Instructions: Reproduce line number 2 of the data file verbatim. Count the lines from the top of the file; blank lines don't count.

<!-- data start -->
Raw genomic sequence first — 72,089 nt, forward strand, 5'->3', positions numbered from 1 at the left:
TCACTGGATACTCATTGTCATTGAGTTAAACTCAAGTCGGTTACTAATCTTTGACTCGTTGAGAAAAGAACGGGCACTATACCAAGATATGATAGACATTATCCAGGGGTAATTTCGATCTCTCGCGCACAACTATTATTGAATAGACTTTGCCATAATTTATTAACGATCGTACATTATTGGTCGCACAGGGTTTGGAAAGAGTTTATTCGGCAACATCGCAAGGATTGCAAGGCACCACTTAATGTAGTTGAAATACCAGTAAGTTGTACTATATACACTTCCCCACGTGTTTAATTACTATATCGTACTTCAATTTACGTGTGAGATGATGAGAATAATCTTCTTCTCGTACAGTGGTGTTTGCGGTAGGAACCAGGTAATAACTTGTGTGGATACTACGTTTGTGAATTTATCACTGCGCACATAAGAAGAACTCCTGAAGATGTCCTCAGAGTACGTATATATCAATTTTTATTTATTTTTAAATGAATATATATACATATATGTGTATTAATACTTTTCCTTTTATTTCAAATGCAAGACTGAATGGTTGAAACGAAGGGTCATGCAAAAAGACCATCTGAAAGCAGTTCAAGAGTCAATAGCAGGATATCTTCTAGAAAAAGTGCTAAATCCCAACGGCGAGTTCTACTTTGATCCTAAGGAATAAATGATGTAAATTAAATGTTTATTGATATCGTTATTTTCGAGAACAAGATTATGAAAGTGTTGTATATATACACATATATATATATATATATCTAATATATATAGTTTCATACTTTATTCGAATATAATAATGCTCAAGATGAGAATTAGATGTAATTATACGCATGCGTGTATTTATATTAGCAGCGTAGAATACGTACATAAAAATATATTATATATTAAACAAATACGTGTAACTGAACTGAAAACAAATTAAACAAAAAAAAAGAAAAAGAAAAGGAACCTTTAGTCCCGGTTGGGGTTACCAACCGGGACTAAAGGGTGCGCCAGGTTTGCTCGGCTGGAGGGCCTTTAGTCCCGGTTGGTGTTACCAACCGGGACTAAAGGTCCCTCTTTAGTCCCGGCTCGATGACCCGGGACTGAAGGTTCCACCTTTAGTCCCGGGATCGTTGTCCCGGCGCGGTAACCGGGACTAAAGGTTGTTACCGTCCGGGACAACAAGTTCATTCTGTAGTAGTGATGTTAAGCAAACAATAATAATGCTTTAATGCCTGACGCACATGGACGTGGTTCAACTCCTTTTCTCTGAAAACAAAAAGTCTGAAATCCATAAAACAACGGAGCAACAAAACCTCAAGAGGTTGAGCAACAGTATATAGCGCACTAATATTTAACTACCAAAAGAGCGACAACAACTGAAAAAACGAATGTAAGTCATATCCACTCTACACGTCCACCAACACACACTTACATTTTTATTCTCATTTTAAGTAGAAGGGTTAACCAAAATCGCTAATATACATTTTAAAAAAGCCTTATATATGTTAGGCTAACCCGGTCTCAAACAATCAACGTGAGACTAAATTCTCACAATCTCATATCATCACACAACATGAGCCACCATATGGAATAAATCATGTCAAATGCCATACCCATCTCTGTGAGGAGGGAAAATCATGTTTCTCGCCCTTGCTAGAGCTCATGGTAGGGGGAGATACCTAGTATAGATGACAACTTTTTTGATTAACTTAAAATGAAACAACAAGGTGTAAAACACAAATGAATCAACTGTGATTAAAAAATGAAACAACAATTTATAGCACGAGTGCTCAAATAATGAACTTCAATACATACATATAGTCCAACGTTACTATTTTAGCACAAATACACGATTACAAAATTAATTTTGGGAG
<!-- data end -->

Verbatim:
TCACTGGATACTCATTGTCATTGAGTTAAACTCAAGTCGGTTACTAATCTTTGACTCGTTGAGAAAAGAACGGGCACTATACCAAGATATGATAGACATTATCCAGGGGTAATTTCGATCTCTCGCGCACAACTATTATTGAATAGACTTTGCCATAATTTATTAACGATCGTACATTATTGGTCGCACAGGGTTTGGAAAGAGTTTATTCGGCAACATCGCAAGGATTGCAAGGCACCACTTAATGTAGTTGAAATACCAGTAAGTTGTACTATATACACTTCCCCACGTGTTTAATTACTATATCGTACTTCAATTTACGTGTGAGATGATGAGAATAATCTTCTTCTCGTACAGTGGTGTTTGCGGTAGGAACCAGGTAATAACTTGTGTGGATACTACGTTTGTGAATTTATCACTGCGCACATAAGAAGAACTCCTGAAGATGTCCTCAGAGTACGTATATATCAATTTTTATTTATTTTTAAATGAATATATATACATATATGTGTATTAATACTTTTCCTTTTATTTCAAATGCAAGACTGAATGGTTGAAACGAAGGGTCATGCAAAAAGACCATCTGAAAGCAGTTCAAGAGTCAATAGCAGGATATCTTCTAGAAAAAGTGCTAAATCCCAACGGCGAGTTCTACTTTGATCCTAAGGAATAAATGATGTAAATTAAATGTTTATTGATATCGTTATTTTCGAGAACAAGATTATGAAAGTGTTGTATATATACACATATATATATATATATATCTAATATATATAGTTTCATACTTTATTCGAATATAATAATGCTCAAGATGAGAATTAGATGTAATTATACGCATGCGTGTATTTATATTAGCAGCGTAGAATACGTACATAAAAATATATTATATATTAAACAAATACGTGTAACTGAACTGAAAACAAATTAAACAAAAAAAAAGAAAAAGAAAAGGAACCTTTAGTCCCGGTTGGGGTTACCAACCGGGACTAAAGGGTGCGCCAGGTTTGCTCGGCTGGAGGGCCTTTAGTCCCGGTTGGTGTTACCAACCGGGACTAAAGGTCCCTCTTTAGTCCCGGCTCGATGACCCGGGACTGAAGGTTCCACCTTTAGTCCCGGGATCGTTGTCCCGGCGCGGTAACCGGGACTAAAGGTTGTTACCGTCCGGGACAACAAGTTCATTCTGTAGTAGTGATGTTAAGCAAACAATAATAATGCTTTAATGCCTGACGCACATGGACGTGGTTCAACTCCTTTTCTCTGAAAACAAAAAGTCTGAAATCCATAAAACAACGGAGCAACAAAACCTCAAGAGGTTGAGCAACAGTATATAGCGCACTAATATTTAACTACCAAAAGAGCGACAACAACTGAAAAAACGAATGTAAGTCATATCCACTCTACACGTCCACCAACACACACTTACATTTTTATTCTCATTTTAAGTAGAAGGGTTAACCAAAATCGCTAATATACATTTTAAAAAAGCCTTATATATGTTAGGCTAACCCGGTCTCAAACAATCAACGTGAGACTAAATTCTCACAATCTCATATCATCACACAACATGAGCCACCATATGGAATAAATCATGTCAAATGCCATACCCATCTCTGTGAGGAGGGAAAATCATGTTTCTCGCCCTTGCTAGAGCTCATGGTAGGGGGAGATACCTAGTATAGATGACAACTTTTTTGATTAACTTAAAATGAAACAACAAGGTGTAAAACACAAATGAATCAACTGTGATTAAAAAATGAAACAACAATTTATAGCACGAGTGCTCAAATAATGAACTTCAATACATACATATAGTCCAACGTTACTATTTTAGCACAAATACACGATTACAAAATTAATTTTGGGAG